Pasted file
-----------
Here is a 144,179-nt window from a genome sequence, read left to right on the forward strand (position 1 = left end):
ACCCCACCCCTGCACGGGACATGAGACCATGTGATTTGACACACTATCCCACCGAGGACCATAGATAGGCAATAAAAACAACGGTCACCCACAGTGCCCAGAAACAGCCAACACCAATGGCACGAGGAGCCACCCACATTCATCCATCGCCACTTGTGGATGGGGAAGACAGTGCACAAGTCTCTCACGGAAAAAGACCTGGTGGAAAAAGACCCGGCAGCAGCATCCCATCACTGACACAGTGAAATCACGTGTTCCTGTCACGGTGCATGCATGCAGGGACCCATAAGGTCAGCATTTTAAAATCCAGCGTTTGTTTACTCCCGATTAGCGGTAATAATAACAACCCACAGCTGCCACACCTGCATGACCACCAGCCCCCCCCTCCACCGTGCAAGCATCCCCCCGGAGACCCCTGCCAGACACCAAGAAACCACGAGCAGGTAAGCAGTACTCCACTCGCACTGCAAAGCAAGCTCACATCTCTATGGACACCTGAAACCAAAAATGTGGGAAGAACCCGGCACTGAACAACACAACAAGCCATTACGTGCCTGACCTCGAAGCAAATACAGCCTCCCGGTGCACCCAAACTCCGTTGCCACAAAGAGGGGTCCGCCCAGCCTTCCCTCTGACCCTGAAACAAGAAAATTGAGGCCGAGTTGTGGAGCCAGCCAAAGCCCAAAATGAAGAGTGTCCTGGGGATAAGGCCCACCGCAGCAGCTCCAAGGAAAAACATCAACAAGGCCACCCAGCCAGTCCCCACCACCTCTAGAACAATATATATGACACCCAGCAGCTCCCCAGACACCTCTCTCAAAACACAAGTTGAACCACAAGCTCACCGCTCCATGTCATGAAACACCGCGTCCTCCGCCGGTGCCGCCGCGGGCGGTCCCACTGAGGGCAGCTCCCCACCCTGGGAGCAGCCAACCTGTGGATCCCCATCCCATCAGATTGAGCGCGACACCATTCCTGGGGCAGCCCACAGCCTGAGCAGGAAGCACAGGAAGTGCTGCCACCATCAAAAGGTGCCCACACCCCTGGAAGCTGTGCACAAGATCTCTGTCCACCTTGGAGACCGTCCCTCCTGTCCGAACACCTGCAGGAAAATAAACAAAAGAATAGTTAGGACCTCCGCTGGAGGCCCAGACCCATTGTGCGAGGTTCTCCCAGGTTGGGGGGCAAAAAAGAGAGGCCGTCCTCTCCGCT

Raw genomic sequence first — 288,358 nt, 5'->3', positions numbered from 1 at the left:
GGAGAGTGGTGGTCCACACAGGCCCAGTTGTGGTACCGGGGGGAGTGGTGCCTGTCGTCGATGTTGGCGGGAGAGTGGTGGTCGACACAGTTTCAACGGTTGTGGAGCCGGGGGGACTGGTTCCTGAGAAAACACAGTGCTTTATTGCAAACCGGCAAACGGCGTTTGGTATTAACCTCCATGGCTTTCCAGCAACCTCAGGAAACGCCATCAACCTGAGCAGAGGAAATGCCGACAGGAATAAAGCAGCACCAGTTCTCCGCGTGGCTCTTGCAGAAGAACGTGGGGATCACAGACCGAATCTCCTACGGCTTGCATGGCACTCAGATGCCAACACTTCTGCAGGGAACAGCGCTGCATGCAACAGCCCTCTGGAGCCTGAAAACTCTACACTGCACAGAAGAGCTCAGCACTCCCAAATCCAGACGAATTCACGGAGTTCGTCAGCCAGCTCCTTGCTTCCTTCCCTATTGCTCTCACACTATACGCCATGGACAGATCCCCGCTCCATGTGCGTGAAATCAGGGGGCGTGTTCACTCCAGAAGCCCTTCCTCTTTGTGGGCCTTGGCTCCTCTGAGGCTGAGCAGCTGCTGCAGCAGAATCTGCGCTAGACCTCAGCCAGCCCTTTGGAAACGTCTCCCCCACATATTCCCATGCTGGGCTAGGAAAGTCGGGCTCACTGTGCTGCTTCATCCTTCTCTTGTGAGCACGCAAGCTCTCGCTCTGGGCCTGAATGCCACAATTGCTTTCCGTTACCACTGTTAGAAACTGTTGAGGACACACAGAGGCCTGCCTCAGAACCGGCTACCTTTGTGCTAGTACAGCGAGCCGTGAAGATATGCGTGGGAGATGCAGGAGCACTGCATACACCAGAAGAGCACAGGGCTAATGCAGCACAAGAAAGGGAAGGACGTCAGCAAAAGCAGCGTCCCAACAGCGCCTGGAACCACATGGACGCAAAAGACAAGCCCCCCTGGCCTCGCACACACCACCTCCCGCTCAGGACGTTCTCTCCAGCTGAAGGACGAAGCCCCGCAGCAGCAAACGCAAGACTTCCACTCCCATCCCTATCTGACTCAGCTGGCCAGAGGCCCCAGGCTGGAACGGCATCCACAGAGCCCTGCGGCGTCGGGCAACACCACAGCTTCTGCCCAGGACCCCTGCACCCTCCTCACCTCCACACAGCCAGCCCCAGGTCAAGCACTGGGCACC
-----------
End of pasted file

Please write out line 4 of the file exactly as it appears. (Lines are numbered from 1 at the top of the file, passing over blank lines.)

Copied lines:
GGAGAGTGGTGGTCCACACAGGCCCAGTTGTGGTACCGGGGGGAGTGGTGCCTGTCGTCGATGTTGGCGGGAGAGTGGTGGTCGACACAGTTTCAACGGTTGTGGAGCCGGGGGGACTGGTTCCTGAGAAAACACAGTGCTTTATTGCAAACCGGCAAACGGCGTTTGGTATTAACCTCCATGGCTTTCCAGCAACCTCAGGAAACGCCATCAACCTGAGCAGAGGAAATGCCGACAGGAATAAAGCAGCACCAGTTCTCCGCGTGGCTCTTGCAGAAGAACGTGGGGATCACAGACCGAATCTCCTACGGCTTGCATGGCACTCAGATGCCAACACTTCTGCAGGGAACAGCGCTGCATGCAACAGCCCTCTGGAGCCTGAAAACTCTACACTGCACAGAAGAGCTCAGCACTCCCAAATCCAGACGAATTCACGGAGTTCGTCAGCCAGCTCCTTGCTTCCTTCCCTATTGCTCTCACACTATACGCCATGGACAGATCCCCGCTCCATGTGCGTGAAATCAGGGGGCGTGTTCACTCCAGAAGCCCTTCCTCTTTGTGGGCCTTGGCTCCTCTGAGGCTGAGCAGCTGCTGCAGCAGAATCTGCGCTAGACCTCAGCCAGCCCTTTGGAAACGTCTCCCCCACATATTCCCATGCTGGGCTAGGAAAGTCGGGCTCACTGTGCTGCTTCATCCTTCTCTTGTGAGCACGCAAGCTCTCGCTCTGGGCCTGAATGCCACAATTGCTTTCCGTTACCACTGTTAGAAACTGTTGAGGACACACAGAGGCCTGCCTCAGAACCGGCTACCTTTGTGCTAGTACAGCGAGCCGTGAAGATATGCGTGGGAGATGCAGGAGCACTGCATACACCAGAAGAGCACAGGGCTAATGCAGCACAAGAAAGGGAAGGACGTCAGCAAAAGCAGCGTCCCAACAGCGCCTGGAACCACATGGACGCAAAAGACAAGCCCCCCTGGCCTCGCACACACCACCTCCCGCTCAGGACGTTCTCTCCAGCTGAAGGACGAAGCCCCGCAGCAGCAAACGCAAGACTTCCACTCCCATCCCTATCTGACTCAGCTGGCCAGAGGCCCCAGGCTGGAACGGCATCCACAGAGCCCTGCGGCGTCGGGCAACACCACAGCTTCTGCCCAGGACCCCTGCACCCTCCTCACCTCCACACAGCCAGCCCCAGGTCAAGCACTGGGCACC